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Stapled intestinal anastomosis is a simple and reliable method for management of intestinal caliber discrepancy in children.
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MedLine Citation:
PMID:  22864546     Owner:  NLM     Status:  MEDLINE    
Abstract/OtherAbstract:
PURPOSE: Popularity of minimally invasive surgeries has led to the development of stapled intestinal anastomosis for adults. The advanced instruments used in this technique are getting suitable with the small intestinal lumens of neonates and infants. We reviewed and compared the intraoperative and postoperative results of stapled and hand-sewn anastomoses in children.
METHODS: The operative data of children who underwent stapled and hand-sewn anastomoses between March 2005 and December 2011 were collected and analyzed retrospectively. Furthermore, we compared patients who underwent anastomoses for colostomy closure of anorectal malformation (4 stapled, 9 hand-sewn) and those who underwent anastomoses for treatment of ileal atresia (3 stapled, 11 hand-sewn).
RESULTS: In the 47 patients who underwent stapled anastomosis, no intraoperative complications were observed and postoperative complications included wound infection (n = 3), delayed gastric emptying (n = 1), and ileus (n = 1). No complications suggesting anastomotic dilatation were identified. It was observed that patients who underwent stapled anastomosis for colostomy takedown with caliber discrepancy had significantly shorter surgery time than those who underwent hand-sewn anastomosis.
CONCLUSION: Our results suggest that stapled anastomosis is safe and effective for various surgical diseases in neonates, infants, and children.
Authors:
Kaori Sato; Hiroo Uchida; Yujiro Tanaka; Shinya Takazawa; Takahiro Jimbo; Kyoichi Deie
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Publication Detail:
Type:  Comparative Study; Journal Article    
Journal Detail:
Title:  Pediatric surgery international     Volume:  28     ISSN:  1437-9813     ISO Abbreviation:  Pediatr. Surg. Int.     Publication Date:  2012 Sep 
Date Detail:
Created Date:  2012-09-05     Completed Date:  2013-01-29     Revised Date:  2013-07-12    
Medline Journal Info:
Nlm Unique ID:  8609169     Medline TA:  Pediatr Surg Int     Country:  Germany    
Other Details:
Languages:  eng     Pagination:  893-8     Citation Subset:  IM    
Affiliation:
Department of Pediatric Surgery, Saitama Children's Medical Center, 2100 Magome, Iwatsuki, Saitama, Saitama, 339-8551, Japan.
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MeSH Terms
Descriptor/Qualifier:
Adolescent
Anastomosis, Surgical / methods
Child
Child, Preschool
Digestive System Surgical Procedures / methods*
Female
Follow-Up Studies
Humans
Infant
Infant, Newborn
Intestinal Atresia / surgery*
Intestine, Small / abnormalities,  surgery*
Male
Retrospective Studies
Surgical Stapling / methods*
Treatment Outcome
Comments/Corrections

From MEDLINE®/PubMed®, a database of the U.S. National Library of Medicine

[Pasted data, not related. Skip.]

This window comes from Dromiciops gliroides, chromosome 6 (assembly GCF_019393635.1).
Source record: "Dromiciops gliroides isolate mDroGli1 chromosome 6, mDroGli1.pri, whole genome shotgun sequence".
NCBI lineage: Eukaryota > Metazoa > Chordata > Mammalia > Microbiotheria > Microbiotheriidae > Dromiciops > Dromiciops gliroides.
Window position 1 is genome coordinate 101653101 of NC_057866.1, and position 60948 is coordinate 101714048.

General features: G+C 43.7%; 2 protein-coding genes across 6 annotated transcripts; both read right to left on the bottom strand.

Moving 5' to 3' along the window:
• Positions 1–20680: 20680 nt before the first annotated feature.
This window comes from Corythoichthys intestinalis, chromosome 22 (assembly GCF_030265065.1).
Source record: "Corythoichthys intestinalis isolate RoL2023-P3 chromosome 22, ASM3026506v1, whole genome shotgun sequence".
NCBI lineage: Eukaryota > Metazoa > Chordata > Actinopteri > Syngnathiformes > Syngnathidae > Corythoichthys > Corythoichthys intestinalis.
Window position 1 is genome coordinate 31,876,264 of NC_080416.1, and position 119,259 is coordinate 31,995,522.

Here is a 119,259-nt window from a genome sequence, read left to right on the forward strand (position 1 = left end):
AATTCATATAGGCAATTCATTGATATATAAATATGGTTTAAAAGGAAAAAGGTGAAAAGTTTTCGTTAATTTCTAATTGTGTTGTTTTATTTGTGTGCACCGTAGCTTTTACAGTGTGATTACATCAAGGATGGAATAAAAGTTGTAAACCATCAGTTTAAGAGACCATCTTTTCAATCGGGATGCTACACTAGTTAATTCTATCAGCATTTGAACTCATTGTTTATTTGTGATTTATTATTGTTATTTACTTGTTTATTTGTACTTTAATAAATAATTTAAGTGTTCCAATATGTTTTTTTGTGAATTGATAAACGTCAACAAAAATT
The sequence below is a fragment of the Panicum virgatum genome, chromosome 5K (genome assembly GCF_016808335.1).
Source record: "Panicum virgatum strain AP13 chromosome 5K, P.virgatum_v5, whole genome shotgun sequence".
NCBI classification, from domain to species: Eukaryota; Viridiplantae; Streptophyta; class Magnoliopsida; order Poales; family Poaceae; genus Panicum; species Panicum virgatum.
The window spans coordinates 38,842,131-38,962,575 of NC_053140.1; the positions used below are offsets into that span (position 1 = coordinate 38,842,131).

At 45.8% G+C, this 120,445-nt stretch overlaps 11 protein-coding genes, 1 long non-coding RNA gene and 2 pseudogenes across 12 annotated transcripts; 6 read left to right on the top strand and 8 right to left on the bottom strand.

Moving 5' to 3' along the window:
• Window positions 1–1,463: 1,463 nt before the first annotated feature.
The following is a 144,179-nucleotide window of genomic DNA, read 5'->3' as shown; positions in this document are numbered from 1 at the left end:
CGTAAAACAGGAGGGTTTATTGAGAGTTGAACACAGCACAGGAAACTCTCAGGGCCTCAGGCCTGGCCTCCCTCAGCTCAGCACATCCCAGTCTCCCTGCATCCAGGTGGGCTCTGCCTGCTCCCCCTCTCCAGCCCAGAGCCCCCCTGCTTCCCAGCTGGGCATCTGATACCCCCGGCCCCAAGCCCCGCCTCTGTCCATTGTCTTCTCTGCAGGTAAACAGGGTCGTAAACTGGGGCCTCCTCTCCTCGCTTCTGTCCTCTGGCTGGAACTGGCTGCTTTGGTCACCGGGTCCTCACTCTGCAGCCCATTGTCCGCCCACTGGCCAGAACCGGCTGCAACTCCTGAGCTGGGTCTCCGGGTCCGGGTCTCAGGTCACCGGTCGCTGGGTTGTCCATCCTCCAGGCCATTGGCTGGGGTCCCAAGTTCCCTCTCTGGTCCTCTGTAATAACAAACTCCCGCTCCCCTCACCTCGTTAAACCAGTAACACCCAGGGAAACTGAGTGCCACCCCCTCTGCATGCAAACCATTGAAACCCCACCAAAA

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Journal Information
Journal ID (nlm-ta): Pediatr Surg Int
Journal ID (iso-abbrev): Pediatr. Surg. Int
ISSN: 0179-0358
ISSN: 1437-9813
Publisher: Springer-Verlag, Berlin/Heidelberg
Article Information
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© The Author(s) 2012
Electronic publication date: Day: 4 Month: 8 Year: 2012
pmc-release publication date: Day: 4 Month: 8 Year: 2012
Print publication date: Month: 9 Year: 2012
Volume: 28 Issue: 9
First Page: 893 Last Page: 898
ID: 3433672
PubMed Id: 22864546
Publisher Id: 3146
DOI: 10.1007/s00383-012-3146-y

Stapled intestinal anastomosis is a simple and reliable method for management of intestinal caliber discrepancy in children
Kaori SatoAff1
Hiroo UchidaAff1 Address: +81-48-7581811 +81-48-7581818 uchida.hiroo@pref.saitama.lg.jp
Yujiro TanakaAff1
Shinya TakazawaAff1
Takahiro JimboAff1
Kyoichi DeieAff1
Department of Pediatric Surgery, Saitama Children’s Medical Center, 2100 Magome, Iwatsuki, Saitama, Saitama 339-8551 Japan

Introduction

The safety and efficacy of stapled gastrointestinal tract anastomosis in adults have been extensively documented [1]. The recent enthusiasm regarding minimally invasive techniques has led to the development of stapled intestinal anastomosis [2, 3]. The advanced instruments used in this technique may be suitable for the smaller intestinal lumens of neonates and infants. Hand-sewn techniques have traditionally been used to perform intestinal anastomosis in pediatric patients in many cases. When treating small intestinal atresia and stoma closure, great discrepancy between diameters of the proximal and distal intestine caused by disuse atrophy are often observed, which may cause difficulties and complications. To overcome size discrepancy, proficiency in performing anastomosis is required when using hand-sewn techniques [4, 5]. In theory, stapled functional end-to-end anastomosis does not require a special technique and does not impair the passage of intestinal contents immediately after completion because the side-to-side nature of the procedure retains the unique diameter of the target intestine and preserves patency. Stapled side-to-side functional end-to-end intestinal anastomosis is a potentially useful technique that is not affected by intestinal size discrepancy and does not require specialized surgical experience. Stapled anastomosis can be used to perform intestinal anastomosis in children easily and reproducibly. In 2009, we began performing consecutive stapled intestinal anastomosis in newborns, infants, and children. The aim of this study was to assess the feasibility and outcome of stapled intestinal anastomosis in neonates and infants, especially in those who underwent anastomosis for caliber discrepancy, such as for ileostomy/colostomy closure and treatment for small intestinal atresia.